I have manually created a random data set around some mean value and I have tried to use gradient descent linear regression to predict this simple mean value.

I have done exactly like in the manual and for some reason my predictor coefficients are going to infinity, even though it worked for another case.

Why, in this case, can it not predict a simple 1.4 value?

clear all;
n=10000;
t=1.4;
sigma_R = t*0.001;
min_value_t = t-sigma_R;
max_value_t = t+sigma_R;
y_data = min_value_t + (max_value_t - min_value_t) * rand(n,1);
x_data=[1:10000]';

m=0
c=0
L=0.0001
epochs=1000 %iterations

for i=1:epochs
y_pred=m.*x_data+c;
D_m=(-2/n)*sum(x_data.*(y_data-y_pred));
D_c=(-2/n)*sum((y_data-y_pred));
m=m-L*D_m;
c=c-L*D_c;
end
plot(x_data,y_data,'.')
hold on;
grid;
plot(x_data,y_pred)


%%%%%%%%%%%%%%%%%%%%%%%%%%%%

question update: Hello , I have tried to write down your code in the Matlab language i am more femiliar. my feature matrices of the form NX2 [1,X_data] is called Xmat. i followed every step in converting the code, and i get in both Theta NAN. Where did i go wrong?

$%%start Matlab code n=1000; t=1.4; sigma_R = t*0.001; min_value_t = t-sigma_R; max_value_t = t+sigma_R; y_data = min_value_t + (max_value_t - min_value_t) * rand(n,1); x_data=[1:1000]; L=0.0001; %learning rate %plot(x_data,y_data); itter=1000; theta_0=0; theta_1=0; theta=[theta_0;theta_1]; itter=1000; for i=1:itter onss=ones(1,1000); x_mat=[onss;x_data]'; pred=x_mat*theta; residuals = (pred-y_data); for k=1:2 %start theta loop partial=2*dot(residuals,x_mat(:,k)); theta(k)=theta(k)-L*partial; end%end theta loop end % end itteration loop %%end matlab code$

• Can add the plot of this random data points of yours x vs. y? How does it look like? This helps getting an answer. For example, is the x vs. y a convex-like function? – TwinPenguins Apr 11 at 15:50
• When i used matlabs regress it wokred like a charm i took 1.4 and made random ofsset o.1 around it so it should return 1.4 – user94586 Apr 11 at 18:44

Although this answer shows code with Python, the theory is exactly the same. Two advices when running a linear regression via gradient descent from scratch:

• use matrix notation for your features data (i.e. input data) so you can apply it to n-dimensional datasets (not just 1-D as in this case)
• standardize your feature matrix data (although in this case you have actually 1-D, but it is a good practice which always works)

import numpy as np
from numpy.random import randn, seed

x_data = 20 * randn(1000) + 100
y_data = x_data + (10 * randn(1000) + 50)
n=1000
t=1.4
sigma_R = t*0.001
min_value_t = t-sigma_R
max_value_t = t+sigma_R
y_data = min_value_t + (max_value_t - min_value_t) * np.random.rand(n,1)
x_data=np.array(range(1000))

pyplot.scatter(x_data, y_data)
pyplot.show() Build your dataset to train the model:

final_df_DICT = {'X': x_data}
import pandas as pd
H = pd.DataFrame(final_df_DICT)
feature_matrix = np.zeros(n*2)
feature_matrix.shape = (n, 2)
feature_matrix[:,0] = 1
feature_matrix[:,1] = H['X']
#standardize features
feature_matrix = (feature_matrix - feature_matrix.mean()) / feature_matrix.std()
target_data = y_data.reshape(len(y_data), )


Look at the feature matrix, having the first column filled with 1's and the second column having the actual x_data: w = [0, 0]
L=0.0001
epochs=1000
iteration = 0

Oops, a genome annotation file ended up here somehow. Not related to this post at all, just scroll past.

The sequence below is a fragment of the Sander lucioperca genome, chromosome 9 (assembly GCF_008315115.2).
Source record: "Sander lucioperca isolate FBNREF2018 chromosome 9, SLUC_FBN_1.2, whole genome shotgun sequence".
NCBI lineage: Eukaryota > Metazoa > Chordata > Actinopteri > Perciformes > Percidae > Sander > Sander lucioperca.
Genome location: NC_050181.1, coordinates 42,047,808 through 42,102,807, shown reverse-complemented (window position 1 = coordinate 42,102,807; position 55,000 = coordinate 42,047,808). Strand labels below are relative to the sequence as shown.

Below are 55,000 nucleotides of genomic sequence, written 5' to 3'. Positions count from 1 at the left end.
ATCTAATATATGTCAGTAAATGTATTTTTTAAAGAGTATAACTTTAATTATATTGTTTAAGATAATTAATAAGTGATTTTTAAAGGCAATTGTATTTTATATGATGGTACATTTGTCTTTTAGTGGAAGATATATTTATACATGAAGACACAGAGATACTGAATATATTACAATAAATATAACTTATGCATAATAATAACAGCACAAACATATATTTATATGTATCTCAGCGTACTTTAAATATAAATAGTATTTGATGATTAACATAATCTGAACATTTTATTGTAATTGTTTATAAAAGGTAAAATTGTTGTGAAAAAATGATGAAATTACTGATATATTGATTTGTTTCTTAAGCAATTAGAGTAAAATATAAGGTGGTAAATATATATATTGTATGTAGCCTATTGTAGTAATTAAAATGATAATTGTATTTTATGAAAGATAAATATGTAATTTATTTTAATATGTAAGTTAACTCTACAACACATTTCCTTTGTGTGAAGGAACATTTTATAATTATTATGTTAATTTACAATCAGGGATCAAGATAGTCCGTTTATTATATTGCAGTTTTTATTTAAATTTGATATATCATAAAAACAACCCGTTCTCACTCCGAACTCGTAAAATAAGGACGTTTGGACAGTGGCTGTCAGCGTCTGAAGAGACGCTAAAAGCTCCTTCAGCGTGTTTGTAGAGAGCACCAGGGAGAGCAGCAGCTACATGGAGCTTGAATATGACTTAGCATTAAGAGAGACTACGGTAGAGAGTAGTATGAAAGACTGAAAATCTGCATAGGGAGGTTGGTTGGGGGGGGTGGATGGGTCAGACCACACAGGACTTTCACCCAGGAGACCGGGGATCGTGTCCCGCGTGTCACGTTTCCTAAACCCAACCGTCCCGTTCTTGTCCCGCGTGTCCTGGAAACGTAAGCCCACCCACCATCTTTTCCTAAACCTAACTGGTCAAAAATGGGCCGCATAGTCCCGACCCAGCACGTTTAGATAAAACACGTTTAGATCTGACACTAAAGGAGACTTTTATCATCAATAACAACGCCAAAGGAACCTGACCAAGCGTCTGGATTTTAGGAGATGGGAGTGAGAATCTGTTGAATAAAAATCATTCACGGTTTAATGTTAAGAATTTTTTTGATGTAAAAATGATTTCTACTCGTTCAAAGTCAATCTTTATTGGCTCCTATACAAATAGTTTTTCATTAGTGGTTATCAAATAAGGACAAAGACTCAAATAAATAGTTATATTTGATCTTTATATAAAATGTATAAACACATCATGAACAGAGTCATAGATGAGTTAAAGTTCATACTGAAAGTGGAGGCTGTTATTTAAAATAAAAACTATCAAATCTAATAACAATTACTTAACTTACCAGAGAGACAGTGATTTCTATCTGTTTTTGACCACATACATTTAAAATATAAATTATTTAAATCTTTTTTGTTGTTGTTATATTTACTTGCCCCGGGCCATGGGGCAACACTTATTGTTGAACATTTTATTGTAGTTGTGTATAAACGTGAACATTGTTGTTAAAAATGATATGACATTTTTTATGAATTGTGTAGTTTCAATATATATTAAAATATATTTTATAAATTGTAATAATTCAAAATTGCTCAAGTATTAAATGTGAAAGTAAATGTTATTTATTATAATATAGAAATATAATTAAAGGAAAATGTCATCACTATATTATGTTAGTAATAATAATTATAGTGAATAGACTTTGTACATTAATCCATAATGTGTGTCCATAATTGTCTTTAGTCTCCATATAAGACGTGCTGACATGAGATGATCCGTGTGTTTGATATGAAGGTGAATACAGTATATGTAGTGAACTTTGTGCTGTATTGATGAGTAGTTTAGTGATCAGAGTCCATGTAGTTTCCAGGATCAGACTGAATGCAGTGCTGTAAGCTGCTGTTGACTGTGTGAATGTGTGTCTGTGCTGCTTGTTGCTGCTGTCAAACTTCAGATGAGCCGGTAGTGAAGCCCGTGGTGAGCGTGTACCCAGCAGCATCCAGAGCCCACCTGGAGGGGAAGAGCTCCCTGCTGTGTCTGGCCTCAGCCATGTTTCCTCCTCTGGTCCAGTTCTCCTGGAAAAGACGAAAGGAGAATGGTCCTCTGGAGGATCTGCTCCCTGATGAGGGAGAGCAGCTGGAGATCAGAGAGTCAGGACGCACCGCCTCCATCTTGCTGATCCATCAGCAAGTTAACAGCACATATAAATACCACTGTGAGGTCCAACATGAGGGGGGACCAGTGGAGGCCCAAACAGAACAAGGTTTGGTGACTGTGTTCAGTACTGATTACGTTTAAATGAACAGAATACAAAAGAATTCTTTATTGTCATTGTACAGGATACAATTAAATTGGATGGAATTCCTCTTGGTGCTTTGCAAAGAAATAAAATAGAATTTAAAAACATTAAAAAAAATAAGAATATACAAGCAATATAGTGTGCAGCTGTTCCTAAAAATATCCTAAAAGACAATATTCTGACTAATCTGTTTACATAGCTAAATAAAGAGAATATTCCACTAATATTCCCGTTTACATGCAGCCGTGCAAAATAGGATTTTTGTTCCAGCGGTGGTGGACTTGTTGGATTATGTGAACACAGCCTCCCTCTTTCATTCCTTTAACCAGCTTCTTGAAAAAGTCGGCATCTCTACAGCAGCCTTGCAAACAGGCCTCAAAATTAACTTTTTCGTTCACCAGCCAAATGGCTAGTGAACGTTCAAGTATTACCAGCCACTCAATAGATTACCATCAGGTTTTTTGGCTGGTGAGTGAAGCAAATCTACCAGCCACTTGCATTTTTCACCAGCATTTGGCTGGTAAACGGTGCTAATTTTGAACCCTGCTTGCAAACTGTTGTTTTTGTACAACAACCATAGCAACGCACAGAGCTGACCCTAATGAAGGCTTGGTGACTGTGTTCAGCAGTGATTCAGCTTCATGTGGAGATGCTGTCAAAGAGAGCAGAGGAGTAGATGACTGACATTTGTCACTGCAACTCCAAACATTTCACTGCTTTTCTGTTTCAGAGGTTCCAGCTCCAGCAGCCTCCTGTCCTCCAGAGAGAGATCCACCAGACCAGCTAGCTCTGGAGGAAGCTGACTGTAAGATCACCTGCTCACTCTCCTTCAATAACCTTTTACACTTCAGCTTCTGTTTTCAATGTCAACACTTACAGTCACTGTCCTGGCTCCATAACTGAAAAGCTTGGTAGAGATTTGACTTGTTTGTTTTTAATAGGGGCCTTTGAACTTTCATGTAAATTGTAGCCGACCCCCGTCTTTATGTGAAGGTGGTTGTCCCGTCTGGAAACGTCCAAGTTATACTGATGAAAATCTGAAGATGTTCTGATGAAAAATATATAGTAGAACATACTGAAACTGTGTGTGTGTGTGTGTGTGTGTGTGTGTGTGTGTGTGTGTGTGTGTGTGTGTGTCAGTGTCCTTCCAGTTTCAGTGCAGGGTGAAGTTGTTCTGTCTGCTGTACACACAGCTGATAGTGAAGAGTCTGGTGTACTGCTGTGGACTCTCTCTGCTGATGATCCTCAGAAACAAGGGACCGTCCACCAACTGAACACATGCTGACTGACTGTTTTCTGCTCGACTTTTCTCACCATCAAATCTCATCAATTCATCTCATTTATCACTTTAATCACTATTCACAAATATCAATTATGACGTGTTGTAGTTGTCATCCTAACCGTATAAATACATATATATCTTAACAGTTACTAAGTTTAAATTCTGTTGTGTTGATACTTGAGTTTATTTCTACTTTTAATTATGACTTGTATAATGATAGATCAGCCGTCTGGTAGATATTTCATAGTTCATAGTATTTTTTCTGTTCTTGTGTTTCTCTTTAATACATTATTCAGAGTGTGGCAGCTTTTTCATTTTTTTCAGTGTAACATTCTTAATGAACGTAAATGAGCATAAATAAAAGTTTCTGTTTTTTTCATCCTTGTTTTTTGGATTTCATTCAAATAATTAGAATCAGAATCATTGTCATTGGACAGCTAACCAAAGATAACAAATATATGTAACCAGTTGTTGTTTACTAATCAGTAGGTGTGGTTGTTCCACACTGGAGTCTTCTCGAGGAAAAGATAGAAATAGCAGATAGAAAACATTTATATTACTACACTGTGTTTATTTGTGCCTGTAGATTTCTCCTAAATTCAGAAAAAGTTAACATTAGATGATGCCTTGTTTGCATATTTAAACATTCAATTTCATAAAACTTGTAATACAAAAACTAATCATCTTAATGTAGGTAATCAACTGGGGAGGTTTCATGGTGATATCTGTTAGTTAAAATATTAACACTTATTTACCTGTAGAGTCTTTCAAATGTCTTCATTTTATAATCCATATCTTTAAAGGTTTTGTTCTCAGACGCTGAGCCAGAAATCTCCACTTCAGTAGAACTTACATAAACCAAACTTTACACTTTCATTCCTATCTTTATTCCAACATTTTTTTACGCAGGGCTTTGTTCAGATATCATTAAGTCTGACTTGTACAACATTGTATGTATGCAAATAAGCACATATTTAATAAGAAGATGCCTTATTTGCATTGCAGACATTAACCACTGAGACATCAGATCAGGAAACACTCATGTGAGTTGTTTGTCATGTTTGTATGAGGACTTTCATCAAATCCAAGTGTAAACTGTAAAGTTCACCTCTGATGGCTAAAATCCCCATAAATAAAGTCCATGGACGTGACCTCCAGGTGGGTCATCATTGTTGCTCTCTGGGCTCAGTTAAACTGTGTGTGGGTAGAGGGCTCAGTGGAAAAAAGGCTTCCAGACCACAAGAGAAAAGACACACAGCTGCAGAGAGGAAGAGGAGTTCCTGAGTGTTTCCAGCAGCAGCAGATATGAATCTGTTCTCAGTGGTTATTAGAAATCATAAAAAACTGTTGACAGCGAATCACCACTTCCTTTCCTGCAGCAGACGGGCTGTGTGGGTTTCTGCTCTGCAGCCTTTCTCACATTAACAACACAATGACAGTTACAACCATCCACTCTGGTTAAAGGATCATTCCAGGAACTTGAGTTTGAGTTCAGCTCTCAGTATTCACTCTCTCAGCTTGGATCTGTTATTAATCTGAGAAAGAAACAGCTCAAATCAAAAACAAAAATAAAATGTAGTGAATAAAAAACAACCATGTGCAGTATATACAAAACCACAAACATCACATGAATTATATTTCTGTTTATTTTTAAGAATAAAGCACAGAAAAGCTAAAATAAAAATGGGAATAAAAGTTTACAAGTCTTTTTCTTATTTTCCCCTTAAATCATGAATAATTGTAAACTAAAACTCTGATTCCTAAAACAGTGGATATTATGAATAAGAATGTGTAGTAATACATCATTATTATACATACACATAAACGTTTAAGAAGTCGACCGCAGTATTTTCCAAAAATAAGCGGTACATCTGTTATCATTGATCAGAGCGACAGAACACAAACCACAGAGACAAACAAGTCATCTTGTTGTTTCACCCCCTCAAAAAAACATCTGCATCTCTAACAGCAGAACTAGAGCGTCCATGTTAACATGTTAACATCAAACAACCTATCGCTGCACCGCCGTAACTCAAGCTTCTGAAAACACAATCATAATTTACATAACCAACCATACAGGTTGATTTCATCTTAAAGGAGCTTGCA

cost=[]
while iteration < epochs:
pred = np.dot(feature_matrix, w)
residuals = pred-target_data
#we calculate the gradient for the 2 coeffs with the scalar product
for i in range(len(w)):
partial = 2*np.dot(residuals, feature_matrix[:, i])
w[i] = w[i] - L*partial

iteration += 1
computed_cost = np.sum(np.power((pred - target_data), 2)) / n

cost.append(computed_cost)

print('coef: {}'.format(w))
print('cost: {}'.format(cost[-1]))


Result:

coef: [-1.80963253e+00 -6.15189807e-06] cost: 6.466287828899486e-07

Let's plot the fitted regression model predictions over the original dataset (we trained on the whole dataset, not taking into account any validation set in this case...):

my_predictions = np.dot(feature_matrix, w)
pyplot.scatter(feature_matrix[:, 1], target_data)
pyplot.scatter(feature_matrix[:, 1], my_predictions, color='r')

pyplot.show() • Hello, why partial formula is the same for both m and c. our predictor is y=mx+c so dy/dm=x dy/dc=1 so we have different partials so why partial is the same for both m,c? Thanks – user94586 Apr 13 at 13:36
• Nice question, and that is the key to make the calculus with matrix algebra: if you look at how the feature_matrix is created (i.e. the matrix containing your input data, x_data) you can see 2 columns: the first one is filled with 1's (this is for the parameter c) and the second column actually has the x_data (see image attrached). This way, you can use the same expression for several attributes, including the c parameter – German C M Apr 13 at 13:45
• Hello i have tried to make a MATLAB version for the your code. It gives me NAN Where did i go wrong? t=1.2; n=1000; sigma_R = t*0.001; min_value_t = t-sigma_R; max_value_t = t+sigma_R; y = min_value_t + (max_value_t - min_value_t) * rand(n,1); x = [1:1000].'; m = length(y); x = [ ones(m,1) x]; n = size(x,2); theta_vec = [0 0]'; alpha = 0.002; err = [0 0]'; for kk = 1:10000 h_theta = (xtheta_vec); h_theta_v = h_thetaones(1,n); y_v = yones(1,n); theta_vec = theta_vec - alpha*1/msum((h_theta_v - y_v).*x).'; err(:,kk) = 1/m*sum((h_theta_v - y_v).*x).'; end – user94586 Apr 14 at 7:18
• from my previos comment the only thing missing is feature_matrix but you said its not nesserary because X is [NX2] is [1 x_data] is it nesserary? – user94586 Apr 14 at 7:27
• quick reply about your latest question: indeed it is not necessary to code it as a matrix, but think of the case when you have multiple attributes, anyway for your case you can do the weight update separately as you did; about the nan values, have you also tried to standardize your input values? – German C M Apr 14 at 8:25